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I am going back and forth on an aspect of our FluentValidation and MediatR pipeline behavior implementation. We receive requests which, in a Mediator pattern, are mapped to command or query objects, which are, in turn, validated before being presented to the service layer/business logic. I can mostly validate everything discretely, only accessing an injected configuration object containing reference values/lookup lists. However, I have to call out to a repository for some values to get customer-specific information about "grandfathered" values that may alter the validation logic. Thinking I should not "pollute" the validations with external calls, I implemented that check in the service layer outside our validation pipeline (a MediatR Pipeline Behavior).

However, in researching the issue, I see Q&A where people deem making such external calls from a validator acceptable as long as they are constrained and do not move too much domain logic into the validator. My call to get the grandfathered value is done via a MediatR query, so I would only need to inject IMediator to dispatch the query. Thus, the validator would not be tightly coupled to a repository.

I like the idea of keeping all validations within the FluentValidation framework, and the automatic application of validation rules in the MediatR pipeline is an excellent approach. Still, I cannot decide if moving the MediatR query to access external data into the validations executed by the pipeline behavior crosses a line we do not want to cross.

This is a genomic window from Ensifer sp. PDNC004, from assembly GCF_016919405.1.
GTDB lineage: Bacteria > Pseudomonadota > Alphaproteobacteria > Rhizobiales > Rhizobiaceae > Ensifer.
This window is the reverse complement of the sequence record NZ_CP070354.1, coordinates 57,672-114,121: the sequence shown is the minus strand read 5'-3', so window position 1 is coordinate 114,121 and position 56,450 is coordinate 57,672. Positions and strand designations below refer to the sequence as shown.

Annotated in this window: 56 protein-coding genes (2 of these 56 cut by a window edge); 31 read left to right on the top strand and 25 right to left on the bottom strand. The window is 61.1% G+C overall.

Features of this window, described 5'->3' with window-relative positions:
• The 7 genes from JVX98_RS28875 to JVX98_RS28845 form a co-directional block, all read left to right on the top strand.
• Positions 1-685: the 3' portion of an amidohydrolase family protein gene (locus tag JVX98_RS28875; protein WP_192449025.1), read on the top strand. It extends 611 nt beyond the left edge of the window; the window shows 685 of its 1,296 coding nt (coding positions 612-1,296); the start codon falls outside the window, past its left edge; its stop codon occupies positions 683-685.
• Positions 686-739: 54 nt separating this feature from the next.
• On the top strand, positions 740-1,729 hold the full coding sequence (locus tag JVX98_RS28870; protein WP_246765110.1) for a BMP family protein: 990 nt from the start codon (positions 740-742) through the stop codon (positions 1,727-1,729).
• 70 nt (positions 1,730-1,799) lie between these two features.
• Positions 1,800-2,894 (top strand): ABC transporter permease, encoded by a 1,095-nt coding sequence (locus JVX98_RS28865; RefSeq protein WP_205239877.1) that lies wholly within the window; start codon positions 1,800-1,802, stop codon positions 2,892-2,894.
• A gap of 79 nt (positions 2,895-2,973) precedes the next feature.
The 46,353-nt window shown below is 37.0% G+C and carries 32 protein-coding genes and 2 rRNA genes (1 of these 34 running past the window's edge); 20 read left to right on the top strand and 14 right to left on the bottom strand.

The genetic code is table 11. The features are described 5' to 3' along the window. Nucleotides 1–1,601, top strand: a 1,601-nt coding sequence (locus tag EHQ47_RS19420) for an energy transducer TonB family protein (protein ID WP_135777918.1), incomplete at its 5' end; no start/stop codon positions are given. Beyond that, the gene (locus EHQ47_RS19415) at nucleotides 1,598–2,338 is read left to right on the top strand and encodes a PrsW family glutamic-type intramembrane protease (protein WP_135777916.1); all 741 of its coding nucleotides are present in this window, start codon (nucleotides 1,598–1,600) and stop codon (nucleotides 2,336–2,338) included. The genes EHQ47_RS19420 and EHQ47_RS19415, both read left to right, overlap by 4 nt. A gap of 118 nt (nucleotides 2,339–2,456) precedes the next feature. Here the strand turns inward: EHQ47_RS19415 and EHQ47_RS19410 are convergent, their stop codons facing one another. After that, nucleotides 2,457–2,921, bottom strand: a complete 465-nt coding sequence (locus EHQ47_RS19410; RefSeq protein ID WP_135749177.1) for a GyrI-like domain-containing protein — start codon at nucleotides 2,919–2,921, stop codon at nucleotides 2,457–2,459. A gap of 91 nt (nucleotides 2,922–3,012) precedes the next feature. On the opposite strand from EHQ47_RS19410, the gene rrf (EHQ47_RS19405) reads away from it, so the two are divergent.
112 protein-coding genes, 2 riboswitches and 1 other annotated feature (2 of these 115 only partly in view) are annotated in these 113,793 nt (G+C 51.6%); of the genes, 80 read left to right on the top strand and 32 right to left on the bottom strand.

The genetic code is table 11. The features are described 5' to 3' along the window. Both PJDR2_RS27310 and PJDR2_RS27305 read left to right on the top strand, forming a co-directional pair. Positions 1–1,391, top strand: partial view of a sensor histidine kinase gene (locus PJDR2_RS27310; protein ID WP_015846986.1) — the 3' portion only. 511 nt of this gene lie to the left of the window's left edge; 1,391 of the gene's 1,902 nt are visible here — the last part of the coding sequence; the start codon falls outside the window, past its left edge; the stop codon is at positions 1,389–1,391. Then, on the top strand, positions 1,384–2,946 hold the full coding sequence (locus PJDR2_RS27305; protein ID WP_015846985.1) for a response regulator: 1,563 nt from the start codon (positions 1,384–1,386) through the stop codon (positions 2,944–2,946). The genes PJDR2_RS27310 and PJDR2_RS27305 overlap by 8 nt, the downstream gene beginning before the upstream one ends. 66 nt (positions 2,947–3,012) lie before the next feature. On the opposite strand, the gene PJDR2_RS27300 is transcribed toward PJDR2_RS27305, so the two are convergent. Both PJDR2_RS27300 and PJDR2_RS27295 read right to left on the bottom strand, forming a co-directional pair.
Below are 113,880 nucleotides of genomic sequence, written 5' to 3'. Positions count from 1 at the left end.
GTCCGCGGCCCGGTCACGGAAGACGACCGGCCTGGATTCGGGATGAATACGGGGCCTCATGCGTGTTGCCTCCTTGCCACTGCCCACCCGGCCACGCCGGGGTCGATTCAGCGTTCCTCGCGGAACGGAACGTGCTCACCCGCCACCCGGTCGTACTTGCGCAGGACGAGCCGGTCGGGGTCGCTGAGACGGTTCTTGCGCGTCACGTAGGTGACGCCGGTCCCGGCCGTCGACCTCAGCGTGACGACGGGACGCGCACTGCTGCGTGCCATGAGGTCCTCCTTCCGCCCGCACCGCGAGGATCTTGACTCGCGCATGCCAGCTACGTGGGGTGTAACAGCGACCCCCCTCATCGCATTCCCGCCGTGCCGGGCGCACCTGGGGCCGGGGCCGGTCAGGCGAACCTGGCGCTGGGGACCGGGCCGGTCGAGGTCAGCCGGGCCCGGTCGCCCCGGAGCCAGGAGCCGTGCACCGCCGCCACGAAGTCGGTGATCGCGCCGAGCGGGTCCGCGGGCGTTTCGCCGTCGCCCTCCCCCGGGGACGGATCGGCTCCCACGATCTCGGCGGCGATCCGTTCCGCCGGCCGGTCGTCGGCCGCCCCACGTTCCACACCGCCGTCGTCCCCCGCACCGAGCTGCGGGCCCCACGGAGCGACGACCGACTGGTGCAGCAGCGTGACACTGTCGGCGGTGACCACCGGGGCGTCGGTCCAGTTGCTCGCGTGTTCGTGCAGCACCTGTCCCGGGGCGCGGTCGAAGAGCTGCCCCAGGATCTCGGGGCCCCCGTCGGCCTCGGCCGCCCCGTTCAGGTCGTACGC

On one hand, including the data lookup more fully encapsulates the validation logic, while on the other, it introduces the possibility of non-validation-related errors (time-outs, etc.) and behavior in the validation pipeline.

I will appreciate perspectives, pro and con, on this quandary.

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    Please edit the question to limit it to a specific problem with enough detail to identify an adequate answer.
    – Community Bot
    Commented Nov 18, 2023 at 17:14
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    it seems like you already know the pros and cons, what breaks if you just trust the client validation and error if it wasn't good enough?
    – Ewan